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Earthquake Shakes D.C.
August 24, 2011
Engineering Professor Pedro Silva answers questions about earthquakes, if they can be predicted and what to do when faced with one.
Associate Professor of Civil and Environmental Engineering Pedro Silva is an earthquake expert, but the 5.9-magnitude quake that rocked the East Coast Tuesday still caught him somewhat by surprise.
Dr. Silva, whose specialty is designing buildings to be more earthquake resistant, was in his office in the Academic Center when the ground began to shake Tuesday. He said it took him a few seconds to recognize what was going on. “It was very unusual for this area,” he said.
George Washington Today had the opportunity to ask him about the earthquake, its magnitude and predictions for the future.
Q: Was Tuesday’s earthquake unprecedented for the Washington area? What caused it?
A: This was a very rare event; the magnitude was among the highest recorded in the region. It was an intraplate earthquake, which occurred in the interior of the North American tectonic plate. Intraplate earthquakes are far less frequent than earthquakes that occur at the plate boundaries.
Q: There was a 3.6-magnitude earthquake last year in the region. Is there any pattern to them? Should we expect more?
A: If there is a pattern, scientists haven’t figured it out yet, but a major earthquake—around 6.0—has been expected in the region for some time. The fact that it has happened now makes it more likely that there won’t be another in the next decade since this earthquake has at least temporarily alleviated stresses.
Q: Where can we expect more earthquakes?
A: In the U.S. the “hot spots” include the West Coast, Utah, along the New Madrid fault line in the Midwest, and in Charleston, S.C. In Charleston in 1886, there was an earthquake with a magnitude of 7.3 on the Richter scale and a recorded intensity of 10.0 in the Mercalli intensity scale. That earthquake killed dozens of people. Across the world, areas of high risk include Iran, the island of Japan, the Caribbean islands, North Africa and along the west coast of South America.
Q: Tuesday’s earthquake was felt from North Carolina to Massachusetts. Is this widespread of an area of impact typical?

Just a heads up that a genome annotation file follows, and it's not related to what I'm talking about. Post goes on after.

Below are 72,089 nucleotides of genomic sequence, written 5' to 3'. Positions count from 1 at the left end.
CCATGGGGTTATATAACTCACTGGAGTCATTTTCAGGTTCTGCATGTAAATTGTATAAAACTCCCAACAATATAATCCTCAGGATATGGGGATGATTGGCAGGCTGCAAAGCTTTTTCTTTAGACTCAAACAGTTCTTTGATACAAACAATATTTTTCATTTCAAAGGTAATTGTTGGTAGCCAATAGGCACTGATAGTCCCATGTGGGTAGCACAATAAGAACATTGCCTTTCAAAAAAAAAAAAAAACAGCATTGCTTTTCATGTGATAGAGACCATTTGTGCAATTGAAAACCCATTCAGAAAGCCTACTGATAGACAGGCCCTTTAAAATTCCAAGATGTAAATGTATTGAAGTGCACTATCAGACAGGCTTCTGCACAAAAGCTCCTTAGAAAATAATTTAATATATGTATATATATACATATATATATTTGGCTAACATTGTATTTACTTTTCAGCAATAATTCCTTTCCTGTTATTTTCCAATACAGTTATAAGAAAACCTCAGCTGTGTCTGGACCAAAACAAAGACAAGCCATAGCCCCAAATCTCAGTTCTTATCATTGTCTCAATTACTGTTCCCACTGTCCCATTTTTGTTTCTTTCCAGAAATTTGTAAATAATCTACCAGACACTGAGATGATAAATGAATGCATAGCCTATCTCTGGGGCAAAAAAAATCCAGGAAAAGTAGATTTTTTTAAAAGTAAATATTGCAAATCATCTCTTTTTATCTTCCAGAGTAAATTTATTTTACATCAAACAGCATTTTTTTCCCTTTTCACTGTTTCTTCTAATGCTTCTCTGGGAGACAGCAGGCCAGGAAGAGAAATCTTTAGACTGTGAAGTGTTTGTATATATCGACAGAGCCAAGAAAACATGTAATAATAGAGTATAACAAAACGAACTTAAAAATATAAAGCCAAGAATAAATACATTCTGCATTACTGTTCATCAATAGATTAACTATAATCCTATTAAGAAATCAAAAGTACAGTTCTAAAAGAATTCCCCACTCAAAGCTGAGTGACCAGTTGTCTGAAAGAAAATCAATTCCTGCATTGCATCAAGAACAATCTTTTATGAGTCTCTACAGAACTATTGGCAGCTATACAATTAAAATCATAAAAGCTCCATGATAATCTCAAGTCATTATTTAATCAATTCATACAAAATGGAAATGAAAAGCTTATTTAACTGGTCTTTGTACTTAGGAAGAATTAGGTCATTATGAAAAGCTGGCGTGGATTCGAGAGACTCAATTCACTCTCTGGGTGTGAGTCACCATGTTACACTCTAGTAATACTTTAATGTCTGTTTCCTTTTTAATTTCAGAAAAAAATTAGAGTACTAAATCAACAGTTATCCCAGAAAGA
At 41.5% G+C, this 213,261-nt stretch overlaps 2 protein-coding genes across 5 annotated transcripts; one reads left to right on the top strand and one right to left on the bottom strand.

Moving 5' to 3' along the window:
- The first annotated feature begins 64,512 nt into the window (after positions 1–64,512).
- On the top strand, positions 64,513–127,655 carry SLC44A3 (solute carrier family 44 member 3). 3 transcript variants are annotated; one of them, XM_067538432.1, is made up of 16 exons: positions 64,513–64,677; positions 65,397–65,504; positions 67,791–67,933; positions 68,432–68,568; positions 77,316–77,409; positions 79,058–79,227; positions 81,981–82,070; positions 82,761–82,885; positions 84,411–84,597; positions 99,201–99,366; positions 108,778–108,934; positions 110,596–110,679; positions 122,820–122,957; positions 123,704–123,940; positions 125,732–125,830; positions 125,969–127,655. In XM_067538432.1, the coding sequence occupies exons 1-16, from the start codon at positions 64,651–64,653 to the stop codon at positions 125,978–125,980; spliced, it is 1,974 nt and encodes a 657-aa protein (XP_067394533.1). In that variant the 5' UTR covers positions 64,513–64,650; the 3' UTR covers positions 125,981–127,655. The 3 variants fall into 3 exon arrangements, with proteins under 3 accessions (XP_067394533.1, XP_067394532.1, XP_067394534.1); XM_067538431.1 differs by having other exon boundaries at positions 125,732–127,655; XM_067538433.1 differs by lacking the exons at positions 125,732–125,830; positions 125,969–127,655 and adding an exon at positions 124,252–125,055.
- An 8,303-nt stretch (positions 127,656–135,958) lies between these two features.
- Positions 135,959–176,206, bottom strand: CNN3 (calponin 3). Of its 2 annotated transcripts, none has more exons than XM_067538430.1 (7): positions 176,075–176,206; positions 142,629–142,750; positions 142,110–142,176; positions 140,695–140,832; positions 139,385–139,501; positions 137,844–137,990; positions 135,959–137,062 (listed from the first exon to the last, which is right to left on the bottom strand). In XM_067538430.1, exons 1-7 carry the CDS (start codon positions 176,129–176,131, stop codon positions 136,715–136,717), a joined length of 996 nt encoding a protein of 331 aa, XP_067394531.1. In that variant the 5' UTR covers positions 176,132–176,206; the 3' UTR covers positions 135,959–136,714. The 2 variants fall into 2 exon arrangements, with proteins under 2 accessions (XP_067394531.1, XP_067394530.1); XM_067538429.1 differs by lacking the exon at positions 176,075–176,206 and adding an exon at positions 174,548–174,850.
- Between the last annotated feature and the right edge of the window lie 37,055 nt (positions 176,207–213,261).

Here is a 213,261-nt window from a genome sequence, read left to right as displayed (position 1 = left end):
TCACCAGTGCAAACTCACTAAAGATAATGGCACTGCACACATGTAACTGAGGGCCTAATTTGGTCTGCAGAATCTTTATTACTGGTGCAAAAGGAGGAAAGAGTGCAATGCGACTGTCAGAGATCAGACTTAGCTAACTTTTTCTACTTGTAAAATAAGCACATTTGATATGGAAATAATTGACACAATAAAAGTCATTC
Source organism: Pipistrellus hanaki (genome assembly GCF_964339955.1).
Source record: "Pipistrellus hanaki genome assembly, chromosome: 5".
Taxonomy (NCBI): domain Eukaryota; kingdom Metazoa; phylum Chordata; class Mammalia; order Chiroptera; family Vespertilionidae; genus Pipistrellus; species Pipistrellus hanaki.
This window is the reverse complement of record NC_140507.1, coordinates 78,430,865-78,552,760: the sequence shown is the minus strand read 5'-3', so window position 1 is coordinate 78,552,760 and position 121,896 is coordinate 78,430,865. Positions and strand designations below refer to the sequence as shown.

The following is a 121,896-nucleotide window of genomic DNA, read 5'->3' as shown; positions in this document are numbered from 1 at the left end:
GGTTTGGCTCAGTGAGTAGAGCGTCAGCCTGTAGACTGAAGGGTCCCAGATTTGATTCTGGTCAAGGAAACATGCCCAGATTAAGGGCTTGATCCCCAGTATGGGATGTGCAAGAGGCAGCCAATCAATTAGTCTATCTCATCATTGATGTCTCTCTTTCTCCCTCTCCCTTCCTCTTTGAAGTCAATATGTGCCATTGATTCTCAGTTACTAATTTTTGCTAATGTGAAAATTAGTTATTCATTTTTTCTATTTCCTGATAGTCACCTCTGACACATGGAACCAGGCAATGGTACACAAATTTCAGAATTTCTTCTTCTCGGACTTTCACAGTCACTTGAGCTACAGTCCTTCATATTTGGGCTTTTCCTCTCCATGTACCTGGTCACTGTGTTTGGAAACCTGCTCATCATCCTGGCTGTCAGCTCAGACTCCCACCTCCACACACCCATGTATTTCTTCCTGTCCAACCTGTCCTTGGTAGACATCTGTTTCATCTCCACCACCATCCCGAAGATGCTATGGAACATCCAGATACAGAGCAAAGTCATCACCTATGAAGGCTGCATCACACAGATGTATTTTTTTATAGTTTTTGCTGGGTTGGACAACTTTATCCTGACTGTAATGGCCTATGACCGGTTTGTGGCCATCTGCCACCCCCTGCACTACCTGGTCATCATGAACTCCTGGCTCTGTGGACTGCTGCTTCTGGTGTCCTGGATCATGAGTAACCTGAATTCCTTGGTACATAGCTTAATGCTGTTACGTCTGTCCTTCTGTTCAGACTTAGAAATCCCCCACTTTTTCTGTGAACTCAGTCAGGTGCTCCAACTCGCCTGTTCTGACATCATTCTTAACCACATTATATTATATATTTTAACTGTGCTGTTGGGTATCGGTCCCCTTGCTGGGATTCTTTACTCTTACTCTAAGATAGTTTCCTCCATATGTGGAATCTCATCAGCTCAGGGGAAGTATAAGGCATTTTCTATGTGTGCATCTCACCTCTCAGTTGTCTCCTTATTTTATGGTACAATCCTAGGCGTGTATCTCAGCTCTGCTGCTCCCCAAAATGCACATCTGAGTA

A: In this region, because of the brittle nature of the bedrock, the rate of dissipation/attenuation is much smaller than in many other regions. In California, for example, an earthquake’s strong motion effects are usually felt over much smaller distances from within the epicenter. In contrast, this magnitude of an earthquake happens much more frequently in California.
In Tuesday’s earthquake, the effects were felt over a very wide region, which in the case of the West Coast would be unthinkable. The earthquake here was felt within seconds in D.C., New York, Boston, North Carolina and West Virginia. On the West Coast this would be very unlikely if nearly impossible.
Q: What about earthquakes’ aftershocks? When can we expect them, and how strong are they?
A: Typically, the stronger aftershocks occur within the first 24 hours. In the first few hours after the earthquake, there were several aftershocks, but their magnitude was low enough that most people did not feel them.
Q: What safety measures can people take during earthquakes?
A: Stay away from bookshelves or anything heavy that could fall, and do not move to the middle of a room. If possible, stay near a door jamb, brace yourself in a door jamb, or find a sturdy desk and get underneath it. Wait a minute before exiting a building to ensure there’s not any harmful debris falling from the facades of the buildings, such as glass or bricks. If at home, an inside bathroom or closet is best—somewhere without windows.
Q: Are there any lessons learned from this earthquake?
A: If nothing else, we should feel pretty lucky. The earthquake didn’t last long enough for much real damage to develop. It should be a warning to prepare in the future, and, as I have been saying in my classes, earthquakes do indeed happen almost anywhere even on the East Coast.